The Power of Pictures
What is the Power of Pictures?
The Power of Pictures is a project designed to help teachers choose and use picture books across the primary school, understand the process that goes into developing a picture book and develop meaningful relationships between authors and schools. It was originally devised by CLPE’s Charlotte Hacking and author/illustrator and CLPE Patron, Ed Vere in 2013.
Free teaching sequences and video content to support children's engagement with reading, illustration and creative writing:
The Power of Pictures teaching sequences illustrate how to read picturebooks in the classroom, exploring how words and illustrations combine to tell a story and to share the creative processes a published writer goes through to create a narrative in words and pictures. Each book on the programme has three teaching sequences to show you how this process can be differentiated to use across a school, from EYFS to Year 6, creating a community of readers and writers reading, illustrating and writing together.
Each sequence guides you through a book study and a clear model for the teaching of writing. This model supports children to be independent writers in a way that is built around the real processes of practicing writers. The sequences are supported by video materials that introduce children to an author/illustrator and their focus book, show the illustrator modelling how to draw a key character and share how they wrote and illustrated their book.
The activities lead children from ideation before beginning writing, through providing opportunities for reading, thinking, discussing, drawing and note making before embarking on the creation of a text. Plenty of opportunity is built in for genuine reflection and feedback on the content of the writing before the piece is finally published as an authentic picturebook.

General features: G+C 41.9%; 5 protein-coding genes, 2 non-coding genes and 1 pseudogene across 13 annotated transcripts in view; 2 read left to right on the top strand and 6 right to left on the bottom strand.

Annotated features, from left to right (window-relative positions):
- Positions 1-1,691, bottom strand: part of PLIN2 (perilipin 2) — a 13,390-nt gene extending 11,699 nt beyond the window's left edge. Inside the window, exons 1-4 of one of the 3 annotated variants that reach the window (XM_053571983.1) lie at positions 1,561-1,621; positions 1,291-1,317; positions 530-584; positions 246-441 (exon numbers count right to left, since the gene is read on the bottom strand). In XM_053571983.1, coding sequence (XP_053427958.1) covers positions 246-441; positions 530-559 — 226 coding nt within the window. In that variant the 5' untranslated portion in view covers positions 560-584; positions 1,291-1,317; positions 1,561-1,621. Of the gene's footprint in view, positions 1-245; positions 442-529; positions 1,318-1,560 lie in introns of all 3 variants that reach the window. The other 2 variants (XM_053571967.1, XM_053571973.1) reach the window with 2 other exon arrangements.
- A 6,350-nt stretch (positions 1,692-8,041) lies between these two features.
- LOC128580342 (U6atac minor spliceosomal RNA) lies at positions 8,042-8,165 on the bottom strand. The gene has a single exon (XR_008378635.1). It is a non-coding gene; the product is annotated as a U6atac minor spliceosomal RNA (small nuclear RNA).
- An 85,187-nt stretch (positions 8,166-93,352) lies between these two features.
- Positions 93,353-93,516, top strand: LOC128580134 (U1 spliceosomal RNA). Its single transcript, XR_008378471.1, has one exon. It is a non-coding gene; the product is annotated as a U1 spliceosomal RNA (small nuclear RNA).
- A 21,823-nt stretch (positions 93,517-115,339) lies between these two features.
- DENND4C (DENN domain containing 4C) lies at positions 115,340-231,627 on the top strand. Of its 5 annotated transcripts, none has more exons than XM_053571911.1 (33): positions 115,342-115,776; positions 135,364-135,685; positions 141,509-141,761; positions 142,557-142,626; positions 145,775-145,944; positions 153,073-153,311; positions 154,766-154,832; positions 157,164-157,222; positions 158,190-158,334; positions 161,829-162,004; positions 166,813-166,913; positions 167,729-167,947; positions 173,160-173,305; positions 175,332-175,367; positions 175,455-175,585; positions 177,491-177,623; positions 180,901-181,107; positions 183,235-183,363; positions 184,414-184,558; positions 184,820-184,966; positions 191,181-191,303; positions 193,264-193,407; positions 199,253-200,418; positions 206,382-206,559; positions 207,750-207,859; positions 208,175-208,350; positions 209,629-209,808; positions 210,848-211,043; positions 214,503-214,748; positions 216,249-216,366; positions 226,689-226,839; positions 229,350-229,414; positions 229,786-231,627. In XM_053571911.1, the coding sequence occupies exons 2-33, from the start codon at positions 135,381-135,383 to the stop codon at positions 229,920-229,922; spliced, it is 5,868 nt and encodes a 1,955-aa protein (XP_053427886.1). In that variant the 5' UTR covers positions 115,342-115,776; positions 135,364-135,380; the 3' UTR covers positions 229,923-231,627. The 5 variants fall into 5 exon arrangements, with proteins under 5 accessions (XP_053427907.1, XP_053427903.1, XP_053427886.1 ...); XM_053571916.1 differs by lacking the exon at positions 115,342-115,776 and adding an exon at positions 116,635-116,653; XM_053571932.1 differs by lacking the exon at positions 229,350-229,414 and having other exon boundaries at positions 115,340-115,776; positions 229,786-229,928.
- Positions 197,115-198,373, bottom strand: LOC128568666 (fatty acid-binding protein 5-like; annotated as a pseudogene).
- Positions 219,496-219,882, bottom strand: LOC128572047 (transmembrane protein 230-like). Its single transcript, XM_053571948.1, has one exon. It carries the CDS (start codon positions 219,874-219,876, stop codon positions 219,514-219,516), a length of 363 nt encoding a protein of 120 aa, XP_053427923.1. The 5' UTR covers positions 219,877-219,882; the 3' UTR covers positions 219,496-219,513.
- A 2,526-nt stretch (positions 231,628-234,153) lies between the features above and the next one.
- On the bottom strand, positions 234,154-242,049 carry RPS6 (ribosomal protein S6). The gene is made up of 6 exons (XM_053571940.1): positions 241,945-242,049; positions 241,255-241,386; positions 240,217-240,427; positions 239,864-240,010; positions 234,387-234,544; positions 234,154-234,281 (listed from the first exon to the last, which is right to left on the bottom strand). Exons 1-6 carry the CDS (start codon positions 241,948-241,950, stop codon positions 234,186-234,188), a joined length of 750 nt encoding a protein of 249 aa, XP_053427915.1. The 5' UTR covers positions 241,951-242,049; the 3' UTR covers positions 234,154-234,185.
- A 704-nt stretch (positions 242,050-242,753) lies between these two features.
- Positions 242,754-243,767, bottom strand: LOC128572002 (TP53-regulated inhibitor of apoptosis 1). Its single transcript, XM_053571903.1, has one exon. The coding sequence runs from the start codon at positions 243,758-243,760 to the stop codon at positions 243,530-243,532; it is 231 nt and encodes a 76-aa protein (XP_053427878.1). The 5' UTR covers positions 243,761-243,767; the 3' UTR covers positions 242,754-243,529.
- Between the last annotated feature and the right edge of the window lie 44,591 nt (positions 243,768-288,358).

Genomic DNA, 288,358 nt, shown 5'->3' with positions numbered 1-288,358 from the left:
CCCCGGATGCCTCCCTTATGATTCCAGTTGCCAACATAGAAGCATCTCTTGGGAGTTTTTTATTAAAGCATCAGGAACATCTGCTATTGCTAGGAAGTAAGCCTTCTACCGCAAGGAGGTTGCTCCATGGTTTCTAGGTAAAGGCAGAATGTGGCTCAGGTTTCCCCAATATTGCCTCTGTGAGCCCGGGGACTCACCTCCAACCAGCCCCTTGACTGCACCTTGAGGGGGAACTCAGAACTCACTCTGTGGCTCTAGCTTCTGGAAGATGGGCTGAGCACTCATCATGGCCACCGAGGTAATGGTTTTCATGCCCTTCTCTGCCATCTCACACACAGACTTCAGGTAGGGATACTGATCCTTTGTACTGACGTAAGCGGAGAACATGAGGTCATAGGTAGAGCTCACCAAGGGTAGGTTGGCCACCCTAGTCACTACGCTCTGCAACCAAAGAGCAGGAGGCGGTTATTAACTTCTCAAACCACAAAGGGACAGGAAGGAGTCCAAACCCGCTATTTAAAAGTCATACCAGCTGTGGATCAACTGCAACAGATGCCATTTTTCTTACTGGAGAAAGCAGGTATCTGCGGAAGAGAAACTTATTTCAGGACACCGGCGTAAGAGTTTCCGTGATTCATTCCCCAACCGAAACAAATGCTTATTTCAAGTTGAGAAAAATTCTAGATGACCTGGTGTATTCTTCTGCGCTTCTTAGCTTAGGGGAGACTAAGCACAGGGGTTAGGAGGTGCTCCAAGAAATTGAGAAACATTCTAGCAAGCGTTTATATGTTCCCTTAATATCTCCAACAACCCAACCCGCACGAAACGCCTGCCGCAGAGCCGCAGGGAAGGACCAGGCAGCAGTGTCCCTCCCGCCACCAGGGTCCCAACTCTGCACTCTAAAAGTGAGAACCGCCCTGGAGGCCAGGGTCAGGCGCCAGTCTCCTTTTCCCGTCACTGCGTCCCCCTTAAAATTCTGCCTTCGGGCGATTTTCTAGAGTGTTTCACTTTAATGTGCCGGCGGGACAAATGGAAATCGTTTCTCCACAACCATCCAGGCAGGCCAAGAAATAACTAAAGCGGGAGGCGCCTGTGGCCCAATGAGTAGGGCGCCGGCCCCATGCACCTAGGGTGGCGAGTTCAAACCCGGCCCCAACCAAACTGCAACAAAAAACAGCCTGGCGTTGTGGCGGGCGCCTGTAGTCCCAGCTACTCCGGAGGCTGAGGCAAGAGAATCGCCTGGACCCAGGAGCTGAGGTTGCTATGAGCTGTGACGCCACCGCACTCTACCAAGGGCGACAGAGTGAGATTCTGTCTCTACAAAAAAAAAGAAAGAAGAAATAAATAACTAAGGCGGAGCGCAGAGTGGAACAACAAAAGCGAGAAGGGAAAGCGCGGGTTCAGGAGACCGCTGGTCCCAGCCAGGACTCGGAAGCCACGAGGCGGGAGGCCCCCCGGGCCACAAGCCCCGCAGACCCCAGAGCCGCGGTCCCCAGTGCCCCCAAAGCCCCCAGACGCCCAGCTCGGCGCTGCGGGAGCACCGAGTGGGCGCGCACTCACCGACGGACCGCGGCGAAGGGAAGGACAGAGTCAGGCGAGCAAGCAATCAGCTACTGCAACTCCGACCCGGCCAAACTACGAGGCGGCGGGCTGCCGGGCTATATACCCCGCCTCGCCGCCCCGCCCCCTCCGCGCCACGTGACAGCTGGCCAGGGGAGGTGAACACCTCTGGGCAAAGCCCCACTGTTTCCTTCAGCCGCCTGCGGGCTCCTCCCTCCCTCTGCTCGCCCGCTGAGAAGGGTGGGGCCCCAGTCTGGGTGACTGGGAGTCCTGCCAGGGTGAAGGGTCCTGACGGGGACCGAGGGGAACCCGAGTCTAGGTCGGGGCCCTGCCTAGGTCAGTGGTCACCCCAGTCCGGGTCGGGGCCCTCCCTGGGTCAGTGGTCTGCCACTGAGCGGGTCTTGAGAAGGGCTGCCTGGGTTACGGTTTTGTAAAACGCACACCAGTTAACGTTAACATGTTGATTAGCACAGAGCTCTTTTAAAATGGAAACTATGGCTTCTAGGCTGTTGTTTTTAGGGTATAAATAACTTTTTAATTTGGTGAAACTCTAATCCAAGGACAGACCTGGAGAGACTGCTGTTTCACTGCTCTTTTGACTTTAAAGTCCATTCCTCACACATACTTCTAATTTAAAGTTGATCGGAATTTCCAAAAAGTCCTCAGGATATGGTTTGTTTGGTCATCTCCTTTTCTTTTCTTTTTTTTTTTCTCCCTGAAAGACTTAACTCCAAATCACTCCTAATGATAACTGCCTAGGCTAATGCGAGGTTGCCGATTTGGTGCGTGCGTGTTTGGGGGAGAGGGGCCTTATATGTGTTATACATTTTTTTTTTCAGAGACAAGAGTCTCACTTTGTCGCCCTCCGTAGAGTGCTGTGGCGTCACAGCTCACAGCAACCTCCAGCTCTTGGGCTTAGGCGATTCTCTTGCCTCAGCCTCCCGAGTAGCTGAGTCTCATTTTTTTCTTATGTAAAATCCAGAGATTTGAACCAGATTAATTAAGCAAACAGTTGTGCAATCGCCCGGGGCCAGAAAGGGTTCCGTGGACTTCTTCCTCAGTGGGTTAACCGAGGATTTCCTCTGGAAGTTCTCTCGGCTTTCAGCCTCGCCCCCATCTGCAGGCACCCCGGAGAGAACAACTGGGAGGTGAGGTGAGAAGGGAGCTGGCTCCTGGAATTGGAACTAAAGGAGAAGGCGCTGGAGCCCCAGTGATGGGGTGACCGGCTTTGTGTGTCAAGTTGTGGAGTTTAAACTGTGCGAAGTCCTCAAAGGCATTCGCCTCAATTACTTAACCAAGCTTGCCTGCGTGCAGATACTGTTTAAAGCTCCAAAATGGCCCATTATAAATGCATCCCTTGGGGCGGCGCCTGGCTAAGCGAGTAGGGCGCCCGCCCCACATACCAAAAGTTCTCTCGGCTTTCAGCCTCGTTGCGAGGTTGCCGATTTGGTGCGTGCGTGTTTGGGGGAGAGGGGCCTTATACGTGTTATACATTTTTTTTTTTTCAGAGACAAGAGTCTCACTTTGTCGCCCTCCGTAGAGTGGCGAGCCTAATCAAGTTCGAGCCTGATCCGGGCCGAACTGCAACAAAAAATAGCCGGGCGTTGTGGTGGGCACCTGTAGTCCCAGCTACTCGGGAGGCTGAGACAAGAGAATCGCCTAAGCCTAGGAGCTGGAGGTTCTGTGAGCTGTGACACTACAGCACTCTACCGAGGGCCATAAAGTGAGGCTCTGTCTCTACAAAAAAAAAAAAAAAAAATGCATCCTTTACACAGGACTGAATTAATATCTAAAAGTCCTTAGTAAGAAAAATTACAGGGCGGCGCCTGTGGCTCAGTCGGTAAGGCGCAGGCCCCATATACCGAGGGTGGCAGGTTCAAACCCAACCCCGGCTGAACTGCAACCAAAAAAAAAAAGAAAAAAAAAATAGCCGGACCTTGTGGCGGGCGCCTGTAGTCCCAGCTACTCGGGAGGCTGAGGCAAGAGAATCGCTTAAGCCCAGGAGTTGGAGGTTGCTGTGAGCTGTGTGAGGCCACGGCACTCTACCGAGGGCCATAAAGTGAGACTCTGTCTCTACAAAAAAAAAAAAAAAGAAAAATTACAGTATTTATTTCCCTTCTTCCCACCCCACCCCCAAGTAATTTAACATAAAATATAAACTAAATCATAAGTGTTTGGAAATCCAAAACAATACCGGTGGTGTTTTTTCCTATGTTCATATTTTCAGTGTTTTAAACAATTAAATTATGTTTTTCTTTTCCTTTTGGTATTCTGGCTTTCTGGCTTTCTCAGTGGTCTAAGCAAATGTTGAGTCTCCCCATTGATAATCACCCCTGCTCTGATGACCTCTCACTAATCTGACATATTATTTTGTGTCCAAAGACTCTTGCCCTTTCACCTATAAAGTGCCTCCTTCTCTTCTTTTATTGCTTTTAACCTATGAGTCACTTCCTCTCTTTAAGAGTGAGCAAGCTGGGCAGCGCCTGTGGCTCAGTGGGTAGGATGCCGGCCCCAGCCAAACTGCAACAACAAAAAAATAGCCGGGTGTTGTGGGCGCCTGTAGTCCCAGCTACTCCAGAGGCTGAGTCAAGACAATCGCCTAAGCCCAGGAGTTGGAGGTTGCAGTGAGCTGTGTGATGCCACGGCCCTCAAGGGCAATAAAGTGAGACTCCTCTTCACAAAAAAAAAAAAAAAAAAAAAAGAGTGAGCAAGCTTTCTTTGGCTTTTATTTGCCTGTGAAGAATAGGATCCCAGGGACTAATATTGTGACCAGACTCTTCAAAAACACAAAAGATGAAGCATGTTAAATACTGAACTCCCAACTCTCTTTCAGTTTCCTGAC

Training to develop teacher's subject knowledge on how to choose and use picturebooks to develop talk, comprehension and creative writing:
We run a highly acclaimed two and a half day, Power of Pictures training course where teachers work with an author/illustrator and a CLPE teacher to understand the process of writing and the relationship between picture and text. With gap tasks that support teachers to embed this process in their classrooms and schools, this course supports teachers to become knowledgeable teachers of writing and to inspire and deepen children’s creative writing.
The impact of the Power of Pictures:
We have been researching the effectiveness of the Power of Reading through independent evaluation and randomised control trial since 2014.
The key findings of the Power of Pictures research are:
- Children who are given opportunities to read and respond to picturebooks learn about sophisticated narrative structure, plot and character development in an accessible way.
- Children benefit from the opportunities, time and space to form their ideas prior to and during writing.
- When children are given opportunities to draw as part of the writing process this helps them to formulate, develop and extend ideas for writing; making their independent, self-initiated writing richer.
- A focus on reading illustration helps to develop children’s deeper comprehension skills, allowing them additional opportunities to infer, deduce, think critically and empathise.
- Writing is a creative process and rough and draft work are essential to producing quality outcomes.
- When the teaching of creative writing mirrors the process used by professional writers children can produce extended and independent writing beyond a level they currently experience.
The most surprising thing is that it has given our children a voice and a language. The developing understanding of how picturebooks work and how illustrators actively make decisions has led to children digging much more deeply into the story. The increasing understanding that the illustrator is an author has led to in-depth discussions around authorial intent. Pupils increased confidence in expressing understanding and a willingness to challenge ideas has impacted in ways we did not imagine. They have an increasing vocabulary and language to share their ideas.
Simon Smith, Headteacher, East Whitby Primary Academy